But the economic slowdown is expected to hit 2009 revenues
Photo by: HENG CHIVOAN
A ship docked at the Sihanoukville Autonomous Port. The port posted strong 2008 revenues, despite the slowdown.
THE Sihanoukville Autonomous Port (SAP) posted strong revenue numbers in 2008 with volume growth of 11 percent, but the long-term impact of the global financial slowdown will see revenues grow only six percent in 2009, Lou Kim Chhun, chairman and CEO of the port, told the Post last week.
"Containers through the port in November declined eight percent, mostly on drops in raw materials and manufactured products from the garment sector, but we will still attain the projected 11 percent [volume] growth, to US$28 million from $26 million last year," Lou Kim Chhun said.
"In 2009, we project revenue growth of only six percent due to declines in the garment and construction sectors. But we expect rice exports to rise," he said.
The port saw throughput of some 1.8 million tonnes of cargo in 2007, rising to two million tonnes in 2008, he added.
Sam Rainsy Party lawmaker Yim Sovann on Wednesday disputed the port's revenue numbers, saying reported revenues were too low given the country's current economic growth.
"There is no report available at the National Assembly about the SAP, but [their figures] are far lower than the real figure," he said.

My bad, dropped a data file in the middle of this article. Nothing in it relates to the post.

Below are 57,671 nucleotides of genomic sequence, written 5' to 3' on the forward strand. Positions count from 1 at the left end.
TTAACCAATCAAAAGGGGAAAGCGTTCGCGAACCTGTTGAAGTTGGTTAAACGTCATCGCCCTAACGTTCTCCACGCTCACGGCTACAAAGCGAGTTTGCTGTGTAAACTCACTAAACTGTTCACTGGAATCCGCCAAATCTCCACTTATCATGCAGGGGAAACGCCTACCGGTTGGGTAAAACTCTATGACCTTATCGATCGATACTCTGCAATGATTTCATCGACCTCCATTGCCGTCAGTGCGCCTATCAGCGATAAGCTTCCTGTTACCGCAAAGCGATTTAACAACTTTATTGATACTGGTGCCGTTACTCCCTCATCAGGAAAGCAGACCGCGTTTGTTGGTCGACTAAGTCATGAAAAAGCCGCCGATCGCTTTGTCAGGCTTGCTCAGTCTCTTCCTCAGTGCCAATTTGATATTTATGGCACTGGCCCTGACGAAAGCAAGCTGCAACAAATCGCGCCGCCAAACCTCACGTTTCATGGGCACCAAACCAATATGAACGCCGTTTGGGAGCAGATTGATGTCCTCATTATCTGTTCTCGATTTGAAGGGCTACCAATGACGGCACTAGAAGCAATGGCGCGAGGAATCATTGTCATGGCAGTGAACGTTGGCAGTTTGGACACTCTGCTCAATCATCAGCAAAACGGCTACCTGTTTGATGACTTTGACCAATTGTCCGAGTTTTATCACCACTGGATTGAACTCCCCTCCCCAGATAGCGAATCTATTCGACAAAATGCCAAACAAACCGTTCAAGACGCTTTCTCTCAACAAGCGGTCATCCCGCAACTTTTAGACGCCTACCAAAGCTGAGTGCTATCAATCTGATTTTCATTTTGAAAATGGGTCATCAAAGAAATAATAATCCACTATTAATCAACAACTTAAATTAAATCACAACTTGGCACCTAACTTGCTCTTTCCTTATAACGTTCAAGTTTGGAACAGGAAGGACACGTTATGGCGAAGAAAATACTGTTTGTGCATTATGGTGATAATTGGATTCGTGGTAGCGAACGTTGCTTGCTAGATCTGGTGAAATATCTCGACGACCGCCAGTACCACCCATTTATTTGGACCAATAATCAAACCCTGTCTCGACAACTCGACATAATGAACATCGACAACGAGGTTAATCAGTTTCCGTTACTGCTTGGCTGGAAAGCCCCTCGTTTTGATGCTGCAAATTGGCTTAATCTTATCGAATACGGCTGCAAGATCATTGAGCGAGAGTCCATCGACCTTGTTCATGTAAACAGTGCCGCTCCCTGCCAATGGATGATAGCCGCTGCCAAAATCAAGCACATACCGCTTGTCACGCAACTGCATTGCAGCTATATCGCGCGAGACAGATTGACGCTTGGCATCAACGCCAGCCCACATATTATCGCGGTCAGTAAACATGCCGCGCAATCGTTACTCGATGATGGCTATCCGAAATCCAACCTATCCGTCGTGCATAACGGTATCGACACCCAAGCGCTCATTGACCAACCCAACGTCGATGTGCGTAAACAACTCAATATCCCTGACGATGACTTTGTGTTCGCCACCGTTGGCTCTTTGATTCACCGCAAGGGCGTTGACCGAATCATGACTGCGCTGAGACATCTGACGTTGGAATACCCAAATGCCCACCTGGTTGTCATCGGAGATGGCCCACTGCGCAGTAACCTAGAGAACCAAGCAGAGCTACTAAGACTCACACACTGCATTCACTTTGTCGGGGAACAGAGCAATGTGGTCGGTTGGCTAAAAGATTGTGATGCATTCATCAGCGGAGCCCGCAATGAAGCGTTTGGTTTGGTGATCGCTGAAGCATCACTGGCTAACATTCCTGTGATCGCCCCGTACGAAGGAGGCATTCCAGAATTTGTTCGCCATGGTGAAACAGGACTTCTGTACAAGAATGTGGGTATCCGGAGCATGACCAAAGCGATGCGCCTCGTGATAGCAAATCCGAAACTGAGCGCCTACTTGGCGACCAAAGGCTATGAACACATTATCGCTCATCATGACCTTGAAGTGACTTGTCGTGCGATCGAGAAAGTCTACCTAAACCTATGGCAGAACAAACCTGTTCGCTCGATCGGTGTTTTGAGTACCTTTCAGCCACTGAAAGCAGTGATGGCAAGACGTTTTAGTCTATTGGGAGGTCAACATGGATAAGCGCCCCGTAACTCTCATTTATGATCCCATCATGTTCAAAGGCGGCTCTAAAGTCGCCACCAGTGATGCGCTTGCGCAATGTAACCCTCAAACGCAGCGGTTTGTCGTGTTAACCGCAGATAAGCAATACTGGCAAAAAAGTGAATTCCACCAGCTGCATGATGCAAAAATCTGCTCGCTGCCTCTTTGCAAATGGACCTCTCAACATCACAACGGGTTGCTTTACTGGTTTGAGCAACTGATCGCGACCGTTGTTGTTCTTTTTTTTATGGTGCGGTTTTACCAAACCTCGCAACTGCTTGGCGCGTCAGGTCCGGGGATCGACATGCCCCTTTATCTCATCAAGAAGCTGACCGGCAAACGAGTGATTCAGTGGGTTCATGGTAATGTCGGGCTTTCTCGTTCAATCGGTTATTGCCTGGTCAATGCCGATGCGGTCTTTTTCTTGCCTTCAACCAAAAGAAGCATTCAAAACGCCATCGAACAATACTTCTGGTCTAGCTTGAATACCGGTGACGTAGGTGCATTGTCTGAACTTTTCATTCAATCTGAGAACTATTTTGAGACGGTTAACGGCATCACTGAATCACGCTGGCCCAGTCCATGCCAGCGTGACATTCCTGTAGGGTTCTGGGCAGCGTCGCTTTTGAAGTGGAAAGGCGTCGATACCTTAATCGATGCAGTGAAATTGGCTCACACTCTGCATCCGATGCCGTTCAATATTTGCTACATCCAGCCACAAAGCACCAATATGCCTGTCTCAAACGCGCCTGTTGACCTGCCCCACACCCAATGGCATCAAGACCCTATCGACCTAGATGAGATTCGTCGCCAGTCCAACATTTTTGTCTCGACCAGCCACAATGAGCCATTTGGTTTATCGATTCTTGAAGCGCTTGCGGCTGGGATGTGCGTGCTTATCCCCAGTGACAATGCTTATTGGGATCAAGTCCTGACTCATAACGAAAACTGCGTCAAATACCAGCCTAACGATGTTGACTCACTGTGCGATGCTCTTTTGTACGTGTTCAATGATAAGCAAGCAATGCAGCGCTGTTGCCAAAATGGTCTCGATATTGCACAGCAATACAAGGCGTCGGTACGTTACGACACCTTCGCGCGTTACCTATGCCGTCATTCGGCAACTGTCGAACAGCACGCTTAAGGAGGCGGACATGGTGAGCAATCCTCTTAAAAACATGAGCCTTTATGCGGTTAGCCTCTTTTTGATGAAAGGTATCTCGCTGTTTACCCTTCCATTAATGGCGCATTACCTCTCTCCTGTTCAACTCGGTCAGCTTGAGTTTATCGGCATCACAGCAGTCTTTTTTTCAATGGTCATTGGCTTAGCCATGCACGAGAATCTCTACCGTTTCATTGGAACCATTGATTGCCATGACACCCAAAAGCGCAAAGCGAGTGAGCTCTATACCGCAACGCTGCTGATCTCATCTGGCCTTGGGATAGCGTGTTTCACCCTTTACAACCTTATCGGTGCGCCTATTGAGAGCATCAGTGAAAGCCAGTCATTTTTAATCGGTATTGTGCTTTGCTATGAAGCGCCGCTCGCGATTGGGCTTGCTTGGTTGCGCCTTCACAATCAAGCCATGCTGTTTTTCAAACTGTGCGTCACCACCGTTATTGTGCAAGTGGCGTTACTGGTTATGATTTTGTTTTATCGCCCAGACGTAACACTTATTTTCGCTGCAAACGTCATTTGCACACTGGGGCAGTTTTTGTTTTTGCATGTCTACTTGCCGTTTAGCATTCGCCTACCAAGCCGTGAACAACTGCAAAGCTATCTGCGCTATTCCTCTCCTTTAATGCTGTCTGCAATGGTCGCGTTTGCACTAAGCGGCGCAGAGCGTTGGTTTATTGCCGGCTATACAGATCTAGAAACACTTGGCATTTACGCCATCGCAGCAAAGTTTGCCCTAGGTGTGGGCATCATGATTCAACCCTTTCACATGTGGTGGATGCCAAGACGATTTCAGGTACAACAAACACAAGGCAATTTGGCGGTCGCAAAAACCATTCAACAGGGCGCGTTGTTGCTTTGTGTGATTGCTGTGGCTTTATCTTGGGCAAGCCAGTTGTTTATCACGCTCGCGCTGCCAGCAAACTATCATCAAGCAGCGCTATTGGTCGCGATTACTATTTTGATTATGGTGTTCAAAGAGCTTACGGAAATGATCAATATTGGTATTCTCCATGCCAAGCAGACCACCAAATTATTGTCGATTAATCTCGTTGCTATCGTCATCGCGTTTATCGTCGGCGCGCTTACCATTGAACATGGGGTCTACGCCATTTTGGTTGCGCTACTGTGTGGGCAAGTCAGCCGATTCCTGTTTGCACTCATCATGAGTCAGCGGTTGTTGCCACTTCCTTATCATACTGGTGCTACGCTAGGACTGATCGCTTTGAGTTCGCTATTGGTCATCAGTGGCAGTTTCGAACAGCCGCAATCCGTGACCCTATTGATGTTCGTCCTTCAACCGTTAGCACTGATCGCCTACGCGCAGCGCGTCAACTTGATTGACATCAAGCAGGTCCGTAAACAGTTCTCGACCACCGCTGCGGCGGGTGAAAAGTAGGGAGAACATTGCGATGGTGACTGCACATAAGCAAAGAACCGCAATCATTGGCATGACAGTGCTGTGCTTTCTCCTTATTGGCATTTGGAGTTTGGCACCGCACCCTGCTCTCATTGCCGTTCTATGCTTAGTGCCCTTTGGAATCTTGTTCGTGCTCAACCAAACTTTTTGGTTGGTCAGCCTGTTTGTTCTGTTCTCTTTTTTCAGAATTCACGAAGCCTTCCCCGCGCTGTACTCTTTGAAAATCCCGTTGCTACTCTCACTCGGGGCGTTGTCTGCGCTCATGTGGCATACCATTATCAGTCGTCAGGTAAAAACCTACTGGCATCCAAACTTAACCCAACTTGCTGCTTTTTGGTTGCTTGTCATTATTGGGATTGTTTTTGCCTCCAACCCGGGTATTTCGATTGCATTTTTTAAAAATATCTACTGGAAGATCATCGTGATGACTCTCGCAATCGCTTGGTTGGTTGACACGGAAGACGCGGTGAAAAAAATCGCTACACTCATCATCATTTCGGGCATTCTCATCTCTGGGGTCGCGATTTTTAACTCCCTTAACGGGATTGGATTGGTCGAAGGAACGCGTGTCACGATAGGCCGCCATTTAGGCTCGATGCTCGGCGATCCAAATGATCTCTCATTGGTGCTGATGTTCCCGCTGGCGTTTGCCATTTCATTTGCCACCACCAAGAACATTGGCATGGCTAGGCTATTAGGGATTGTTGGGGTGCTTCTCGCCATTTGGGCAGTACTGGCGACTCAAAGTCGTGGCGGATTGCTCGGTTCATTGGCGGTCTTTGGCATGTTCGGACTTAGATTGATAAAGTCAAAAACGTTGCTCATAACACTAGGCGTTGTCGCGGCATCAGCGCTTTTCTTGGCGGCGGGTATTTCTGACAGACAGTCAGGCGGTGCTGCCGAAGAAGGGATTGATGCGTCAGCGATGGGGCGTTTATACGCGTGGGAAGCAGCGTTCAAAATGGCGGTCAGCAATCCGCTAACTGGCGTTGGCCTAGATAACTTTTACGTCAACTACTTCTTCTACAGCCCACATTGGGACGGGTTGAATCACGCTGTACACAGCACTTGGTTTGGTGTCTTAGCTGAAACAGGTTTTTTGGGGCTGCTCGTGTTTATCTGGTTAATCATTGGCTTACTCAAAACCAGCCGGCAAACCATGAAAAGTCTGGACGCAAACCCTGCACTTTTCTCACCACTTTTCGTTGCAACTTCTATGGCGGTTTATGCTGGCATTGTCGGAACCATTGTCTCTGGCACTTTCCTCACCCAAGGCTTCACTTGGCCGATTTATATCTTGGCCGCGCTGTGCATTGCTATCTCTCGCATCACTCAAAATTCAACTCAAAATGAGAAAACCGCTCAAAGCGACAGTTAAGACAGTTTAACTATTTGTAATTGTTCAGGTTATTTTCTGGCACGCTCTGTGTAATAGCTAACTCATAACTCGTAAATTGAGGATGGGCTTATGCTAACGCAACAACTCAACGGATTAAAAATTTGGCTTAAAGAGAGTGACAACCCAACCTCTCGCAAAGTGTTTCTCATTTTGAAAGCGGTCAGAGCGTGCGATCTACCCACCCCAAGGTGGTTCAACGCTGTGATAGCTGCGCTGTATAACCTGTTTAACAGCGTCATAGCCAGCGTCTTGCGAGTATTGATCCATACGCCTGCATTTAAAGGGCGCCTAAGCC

Imports and exports increased considerably this year, Yim Sovann said, adding that the port could have used irregular accounting to shorten their revenue numbers.
"Corruption at the port is just a part of society. The embezzlement of the state's properties appears everywhere in Cambodia.
"I have no faith in the accuracy of the port's stated figures," he said.
But Chan Sophal, president of the Cambodia Economic Association, told the Post Wednesday the port's numbers reflected the country's current economic position.
"The port's activities are in line with economic growth. If the economy slows down, the port activities will decline," said Chan Sophal.
He added that he expects Cambodia's economy to stabilise by 2010.
Ports worldwide have been hard-hit by the global slowdown as international trade has dropped.